Court throws out Seattle yellow-pages restrictions
SEATTLE -- A federal appeals court panel says Seattle's restrictions on distributing the yellow pages in the city violate the U.S. Constitution.
The city adopted the restrictions in 2010, saying that the delivery of the phone books to residents who didn't want them generated 1,300 tons of waste a year and cost the city nearly $200,000 to dispose of.
The restrictions require publishers of the directories to obtain permits and pay a fee for each phone book distributed.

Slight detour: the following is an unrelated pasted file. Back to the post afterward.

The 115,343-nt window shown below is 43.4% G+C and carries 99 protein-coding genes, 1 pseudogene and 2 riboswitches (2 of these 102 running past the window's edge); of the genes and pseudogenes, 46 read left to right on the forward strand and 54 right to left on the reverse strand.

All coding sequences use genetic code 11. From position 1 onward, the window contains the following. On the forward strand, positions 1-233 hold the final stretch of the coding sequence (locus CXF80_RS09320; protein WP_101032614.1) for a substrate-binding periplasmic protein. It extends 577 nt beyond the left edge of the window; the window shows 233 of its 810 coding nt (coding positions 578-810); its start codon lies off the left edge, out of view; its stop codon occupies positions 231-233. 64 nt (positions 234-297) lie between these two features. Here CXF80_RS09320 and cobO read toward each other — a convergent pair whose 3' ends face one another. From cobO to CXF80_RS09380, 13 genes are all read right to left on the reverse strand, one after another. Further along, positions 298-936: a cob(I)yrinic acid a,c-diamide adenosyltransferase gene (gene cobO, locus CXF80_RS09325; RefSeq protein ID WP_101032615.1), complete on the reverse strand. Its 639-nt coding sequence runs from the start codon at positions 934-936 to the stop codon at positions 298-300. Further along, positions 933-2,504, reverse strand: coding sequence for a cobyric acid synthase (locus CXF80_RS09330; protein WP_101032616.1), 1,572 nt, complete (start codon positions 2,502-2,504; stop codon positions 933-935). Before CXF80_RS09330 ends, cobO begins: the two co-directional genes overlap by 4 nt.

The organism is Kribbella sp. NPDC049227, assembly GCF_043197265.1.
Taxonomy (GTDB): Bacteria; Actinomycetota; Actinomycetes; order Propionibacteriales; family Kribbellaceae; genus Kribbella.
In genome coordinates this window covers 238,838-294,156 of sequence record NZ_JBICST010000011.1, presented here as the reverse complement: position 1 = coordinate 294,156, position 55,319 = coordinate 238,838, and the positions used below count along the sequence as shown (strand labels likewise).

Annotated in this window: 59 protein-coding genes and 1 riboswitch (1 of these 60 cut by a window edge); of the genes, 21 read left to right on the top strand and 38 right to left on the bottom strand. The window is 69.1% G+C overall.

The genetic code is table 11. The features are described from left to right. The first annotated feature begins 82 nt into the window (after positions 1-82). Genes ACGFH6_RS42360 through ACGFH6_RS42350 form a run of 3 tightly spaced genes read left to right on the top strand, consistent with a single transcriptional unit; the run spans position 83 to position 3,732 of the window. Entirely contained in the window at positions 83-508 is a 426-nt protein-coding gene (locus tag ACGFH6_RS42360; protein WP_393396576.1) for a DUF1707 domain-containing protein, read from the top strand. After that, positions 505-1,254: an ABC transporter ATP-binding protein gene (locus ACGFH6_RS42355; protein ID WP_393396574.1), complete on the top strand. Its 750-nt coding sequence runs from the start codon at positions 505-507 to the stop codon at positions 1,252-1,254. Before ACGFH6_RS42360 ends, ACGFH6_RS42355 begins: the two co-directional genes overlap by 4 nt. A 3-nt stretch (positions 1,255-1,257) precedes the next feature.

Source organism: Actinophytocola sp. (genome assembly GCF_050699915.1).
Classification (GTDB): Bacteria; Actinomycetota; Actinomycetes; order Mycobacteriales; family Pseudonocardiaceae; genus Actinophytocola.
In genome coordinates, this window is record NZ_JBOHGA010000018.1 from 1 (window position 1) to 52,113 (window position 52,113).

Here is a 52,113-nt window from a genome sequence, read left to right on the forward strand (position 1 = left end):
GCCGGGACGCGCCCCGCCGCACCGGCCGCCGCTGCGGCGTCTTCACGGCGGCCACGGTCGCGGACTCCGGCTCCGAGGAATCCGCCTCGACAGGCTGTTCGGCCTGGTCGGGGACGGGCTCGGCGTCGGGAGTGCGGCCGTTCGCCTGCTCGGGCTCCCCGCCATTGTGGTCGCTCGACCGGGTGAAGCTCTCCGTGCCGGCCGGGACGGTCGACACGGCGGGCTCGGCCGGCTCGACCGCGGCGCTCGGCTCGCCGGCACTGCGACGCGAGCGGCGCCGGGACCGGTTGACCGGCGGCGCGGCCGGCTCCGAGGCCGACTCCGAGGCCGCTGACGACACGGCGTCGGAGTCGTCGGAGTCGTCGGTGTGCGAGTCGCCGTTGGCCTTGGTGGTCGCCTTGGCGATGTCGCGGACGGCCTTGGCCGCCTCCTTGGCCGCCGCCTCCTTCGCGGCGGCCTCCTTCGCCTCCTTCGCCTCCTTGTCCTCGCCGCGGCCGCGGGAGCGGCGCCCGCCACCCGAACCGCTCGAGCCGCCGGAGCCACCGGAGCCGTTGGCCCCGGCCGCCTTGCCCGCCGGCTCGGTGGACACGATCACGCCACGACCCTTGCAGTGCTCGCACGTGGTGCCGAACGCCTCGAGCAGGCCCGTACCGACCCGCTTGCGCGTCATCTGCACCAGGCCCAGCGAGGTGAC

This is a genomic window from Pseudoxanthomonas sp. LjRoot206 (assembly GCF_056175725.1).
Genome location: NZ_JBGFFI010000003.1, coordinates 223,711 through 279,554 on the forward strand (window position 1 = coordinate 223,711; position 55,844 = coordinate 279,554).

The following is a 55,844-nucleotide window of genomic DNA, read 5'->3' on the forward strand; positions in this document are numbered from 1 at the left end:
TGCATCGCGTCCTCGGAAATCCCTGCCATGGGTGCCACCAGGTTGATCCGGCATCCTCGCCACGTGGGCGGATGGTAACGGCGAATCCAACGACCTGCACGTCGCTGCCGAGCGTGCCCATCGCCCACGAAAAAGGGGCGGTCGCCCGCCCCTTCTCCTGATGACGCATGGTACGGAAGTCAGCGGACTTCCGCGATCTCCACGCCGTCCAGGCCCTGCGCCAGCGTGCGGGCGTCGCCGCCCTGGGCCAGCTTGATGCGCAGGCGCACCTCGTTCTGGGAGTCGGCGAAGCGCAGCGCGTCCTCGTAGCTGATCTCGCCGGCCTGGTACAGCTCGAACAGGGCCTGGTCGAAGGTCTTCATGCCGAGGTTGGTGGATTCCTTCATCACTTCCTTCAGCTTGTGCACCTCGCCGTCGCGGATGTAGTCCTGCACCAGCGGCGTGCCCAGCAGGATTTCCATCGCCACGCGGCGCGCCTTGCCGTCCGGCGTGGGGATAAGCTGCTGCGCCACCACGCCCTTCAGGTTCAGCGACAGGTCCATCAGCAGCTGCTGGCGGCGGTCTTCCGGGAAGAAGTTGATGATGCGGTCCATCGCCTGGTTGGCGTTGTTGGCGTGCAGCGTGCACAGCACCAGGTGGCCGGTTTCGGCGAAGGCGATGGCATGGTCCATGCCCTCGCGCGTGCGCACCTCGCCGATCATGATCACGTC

Dex Media and other yellow-pages companies sued, and a U.S. District judge in Seattle upheld the restrictions after finding the phone books constituted primarily commercial speech not entitled to the full protection of the First Amendment.
But a three-judge panel of the 9th Circuit Court of Appeals unanimously reversed that decision Monday. The judges said that noncommercial speech such as community or government listings appear too, and that means the yellow pages are entitled to the full protection of the First Amendment.